Shoe Style: Active Footwear

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Shoe Style: Active Footwear

With getting up and active being the theme of the modern era, more and more South Africans are realising that improved health and wellness is vital for a long, happy life. We call them takkies; the rest of the world call them sneakers, but the footwear you exercise in plays an important role in your fitness efforts. Here’s the history of active footwear, and what to consider when buying a new pair of pumped up running kicks…

History of Active Footwear

The first ever running shoe (circa 1852) was essentially a leather dress shoe featuring six spikes attached to the undersole, and a leather strap across the top for support. Unfortunately, leather stretches when wet, so active footwear experimenters moved their attention to canvas.

Goodyear, the rubber company, came up with a process known as vulcanisation in 1892. Essentially, this is the process of melting rubber and fabric together. Rubber soles were then moulded into tread designs, and this process revolutionised the early active footwear industry.

Rubber soles made almost zero noise, and thus people could sneak around without being detected. This is how these shoes got the name sneakers – one that has stuck ever since.

What to Consider When Buying Active Footwear

With so many different activities we can get busy with to improve our fitness levels and overall health, it’s understandable that you’ll find different active footwear for different physical activities.

This was first acknowledged by Adolf Dassler in 1920, who made running shoes with different configurations for the various track distances in athletics.

However, cross-trainers like the Skechers Track-Bucolo are active shoe designed to accommodate multiple fitness disciplines.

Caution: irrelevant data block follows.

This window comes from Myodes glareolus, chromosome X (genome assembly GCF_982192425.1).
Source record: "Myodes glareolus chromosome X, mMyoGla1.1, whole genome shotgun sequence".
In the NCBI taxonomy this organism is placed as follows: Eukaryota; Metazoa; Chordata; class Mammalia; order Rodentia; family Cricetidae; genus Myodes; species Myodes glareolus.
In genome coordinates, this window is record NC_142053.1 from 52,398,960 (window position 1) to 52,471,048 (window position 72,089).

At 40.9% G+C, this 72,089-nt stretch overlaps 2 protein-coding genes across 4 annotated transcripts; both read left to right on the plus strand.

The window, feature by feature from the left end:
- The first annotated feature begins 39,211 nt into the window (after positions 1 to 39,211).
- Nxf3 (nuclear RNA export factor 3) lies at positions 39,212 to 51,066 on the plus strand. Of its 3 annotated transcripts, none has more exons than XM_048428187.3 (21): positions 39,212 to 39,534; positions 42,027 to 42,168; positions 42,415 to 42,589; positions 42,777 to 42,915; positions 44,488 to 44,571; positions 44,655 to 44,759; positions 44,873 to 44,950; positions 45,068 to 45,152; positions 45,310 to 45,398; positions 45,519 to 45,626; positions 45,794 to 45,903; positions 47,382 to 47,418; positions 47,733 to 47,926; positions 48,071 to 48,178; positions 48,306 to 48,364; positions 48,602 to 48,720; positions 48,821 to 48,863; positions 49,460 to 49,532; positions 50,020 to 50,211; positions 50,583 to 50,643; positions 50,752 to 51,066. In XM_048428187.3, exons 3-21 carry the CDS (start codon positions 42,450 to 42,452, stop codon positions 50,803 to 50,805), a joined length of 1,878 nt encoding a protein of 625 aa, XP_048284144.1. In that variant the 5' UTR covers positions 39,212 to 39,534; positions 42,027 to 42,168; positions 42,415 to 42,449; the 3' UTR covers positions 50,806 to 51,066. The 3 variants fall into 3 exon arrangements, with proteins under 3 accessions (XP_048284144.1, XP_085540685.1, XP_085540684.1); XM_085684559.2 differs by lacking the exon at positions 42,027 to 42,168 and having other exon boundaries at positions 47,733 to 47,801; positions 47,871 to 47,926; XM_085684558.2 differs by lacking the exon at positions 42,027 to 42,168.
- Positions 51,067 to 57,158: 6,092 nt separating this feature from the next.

So, here’s what to consider when choosing your next pair of active footwear:


The first aspect to look at are the materials that make up your active footwear. Start with the uppers – are they breathable? Your feet sweat, so active shoes that restrict air flow to your feet will leave you uncomfortable and with a pair of seriously stinky feet. Your active shoes’ uppers should also feature support straps, like on these Skechers Energy Burst-Deal Closers. Your soles should be light-weight, and flexible enough to twist without damaging the shoe.


Owing to the nature of fitness, active footwear need to be durable enough to withstand kilometres and kilometres of wear and tear. This depends greatly on the tread of your exercise shoes. So, if you’re looking for a simple slip-on shoe to road walk in, consider these Skechers Equalizer-Double Play trainers. If your walking takes you into forests and along rocky crags, these Skechers Go Walk 3 slip-ons are better – as they feature more tread on the undersoles.


Exercise is tough, but it really doesn’t have to be rendered even more rigorous with uncomfortable active footwear that hurt your feet. This can easily lead to demotivation and throw a spanner in your fitness plans. Choose exercise shoes that feature comfortable insoles, like these Skechers Go Walk 4 lace-up trainers featuring Gogamax high rebound memory foam. The mesh uppers take your foot’s form after a few uses, adding even more comfort.

Where to Get Your Active Footwear

So, you’ve had a brief history lesson on the origins of active footwear and discovered what to look for in your next pair of trainers. The next step is to find out where you can easily order your perfect pair! If convenience is something you look for when purchasing your shoes, check out our range of Skechers sneakers here. FREE DELIVERY to anywhere in South Africa!